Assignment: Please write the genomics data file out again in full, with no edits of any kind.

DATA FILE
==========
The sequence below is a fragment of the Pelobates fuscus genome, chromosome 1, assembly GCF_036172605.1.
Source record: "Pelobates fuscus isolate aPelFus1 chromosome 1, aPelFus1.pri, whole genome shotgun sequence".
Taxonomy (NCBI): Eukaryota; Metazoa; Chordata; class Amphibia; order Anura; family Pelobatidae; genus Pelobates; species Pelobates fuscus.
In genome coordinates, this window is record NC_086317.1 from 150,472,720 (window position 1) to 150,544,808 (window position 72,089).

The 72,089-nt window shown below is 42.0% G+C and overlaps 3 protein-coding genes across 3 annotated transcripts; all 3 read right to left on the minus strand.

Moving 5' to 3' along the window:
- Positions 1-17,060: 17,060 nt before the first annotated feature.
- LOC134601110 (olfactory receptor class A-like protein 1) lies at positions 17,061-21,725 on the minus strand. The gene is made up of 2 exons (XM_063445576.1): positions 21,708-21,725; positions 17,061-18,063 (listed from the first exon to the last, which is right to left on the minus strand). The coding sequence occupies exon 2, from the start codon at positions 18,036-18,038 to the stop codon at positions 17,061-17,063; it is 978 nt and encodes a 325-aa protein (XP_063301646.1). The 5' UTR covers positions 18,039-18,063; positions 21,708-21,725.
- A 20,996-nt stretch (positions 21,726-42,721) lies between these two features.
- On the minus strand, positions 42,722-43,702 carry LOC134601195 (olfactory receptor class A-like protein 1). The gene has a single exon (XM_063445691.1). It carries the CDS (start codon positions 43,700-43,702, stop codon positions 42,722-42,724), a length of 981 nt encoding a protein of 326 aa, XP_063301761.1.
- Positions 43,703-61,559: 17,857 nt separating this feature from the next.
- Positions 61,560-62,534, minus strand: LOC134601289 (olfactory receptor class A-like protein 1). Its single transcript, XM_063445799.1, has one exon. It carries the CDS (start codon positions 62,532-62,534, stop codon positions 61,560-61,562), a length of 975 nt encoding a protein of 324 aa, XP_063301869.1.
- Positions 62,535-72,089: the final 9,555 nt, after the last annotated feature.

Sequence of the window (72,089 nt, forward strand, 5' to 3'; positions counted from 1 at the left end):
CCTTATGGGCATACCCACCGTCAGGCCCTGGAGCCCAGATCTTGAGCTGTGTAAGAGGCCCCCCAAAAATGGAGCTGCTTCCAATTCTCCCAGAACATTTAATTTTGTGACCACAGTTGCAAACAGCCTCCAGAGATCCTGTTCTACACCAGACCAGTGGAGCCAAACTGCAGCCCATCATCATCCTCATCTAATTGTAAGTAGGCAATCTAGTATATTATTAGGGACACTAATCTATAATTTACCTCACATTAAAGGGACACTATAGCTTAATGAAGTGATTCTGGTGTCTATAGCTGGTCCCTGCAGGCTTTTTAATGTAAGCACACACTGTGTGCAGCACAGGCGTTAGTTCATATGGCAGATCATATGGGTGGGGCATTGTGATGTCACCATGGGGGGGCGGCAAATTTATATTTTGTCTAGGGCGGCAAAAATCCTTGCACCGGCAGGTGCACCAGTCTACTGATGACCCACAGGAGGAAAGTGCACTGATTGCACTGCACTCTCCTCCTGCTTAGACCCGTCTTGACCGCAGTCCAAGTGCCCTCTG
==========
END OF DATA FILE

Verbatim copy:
The sequence below is a fragment of the Pelobates fuscus genome, chromosome 1, assembly GCF_036172605.1.
Source record: "Pelobates fuscus isolate aPelFus1 chromosome 1, aPelFus1.pri, whole genome shotgun sequence".
Taxonomy (NCBI): Eukaryota; Metazoa; Chordata; class Amphibia; order Anura; family Pelobatidae; genus Pelobates; species Pelobates fuscus.
In genome coordinates, this window is record NC_086317.1 from 150,472,720 (window position 1) to 150,544,808 (window position 72,089).

The 72,089-nt window shown below is 42.0% G+C and overlaps 3 protein-coding genes across 3 annotated transcripts; all 3 read right to left on the minus strand.

Moving 5' to 3' along the window:
- Positions 1-17,060: 17,060 nt before the first annotated feature.
- LOC134601110 (olfactory receptor class A-like protein 1) lies at positions 17,061-21,725 on the minus strand. The gene is made up of 2 exons (XM_063445576.1): positions 21,708-21,725; positions 17,061-18,063 (listed from the first exon to the last, which is right to left on the minus strand). The coding sequence occupies exon 2, from the start codon at positions 18,036-18,038 to the stop codon at positions 17,061-17,063; it is 978 nt and encodes a 325-aa protein (XP_063301646.1). The 5' UTR covers positions 18,039-18,063; positions 21,708-21,725.
- A 20,996-nt stretch (positions 21,726-42,721) lies between these two features.
- On the minus strand, positions 42,722-43,702 carry LOC134601195 (olfactory receptor class A-like protein 1). The gene has a single exon (XM_063445691.1). It carries the CDS (start codon positions 43,700-43,702, stop codon positions 42,722-42,724), a length of 981 nt encoding a protein of 326 aa, XP_063301761.1.
- Positions 43,703-61,559: 17,857 nt separating this feature from the next.
- Positions 61,560-62,534, minus strand: LOC134601289 (olfactory receptor class A-like protein 1). Its single transcript, XM_063445799.1, has one exon. It carries the CDS (start codon positions 62,532-62,534, stop codon positions 61,560-61,562), a length of 975 nt encoding a protein of 324 aa, XP_063301869.1.
- Positions 62,535-72,089: the final 9,555 nt, after the last annotated feature.

Sequence of the window (72,089 nt, forward strand, 5' to 3'; positions counted from 1 at the left end):
CCTTATGGGCATACCCACCGTCAGGCCCTGGAGCCCAGATCTTGAGCTGTGTAAGAGGCCCCCCAAAAATGGAGCTGCTTCCAATTCTCCCAGAACATTTAATTTTGTGACCACAGTTGCAAACAGCCTCCAGAGATCCTGTTCTACACCAGACCAGTGGAGCCAAACTGCAGCCCATCATCATCCTCATCTAATTGTAAGTAGGCAATCTAGTATATTATTAGGGACACTAATCTATAATTTACCTCACATTAAAGGGACACTATAGCTTAATGAAGTGATTCTGGTGTCTATAGCTGGTCCCTGCAGGCTTTTTAATGTAAGCACACACTGTGTGCAGCACAGGCGTTAGTTCATATGGCAGATCATATGGGTGGGGCATTGTGATGTCACCATGGGGGGGCGGCAAATTTATATTTTGTCTAGGGCGGCAAAAATCCTTGCACCGGCAGGTGCACCAGTCTACTGATGACCCACAGGAGGAAAGTGCACTGATTGCACTGCACTCTCCTCCTGCTTAGACCCGTCTTGACCGCAGTCCAAGTGCCCTCTG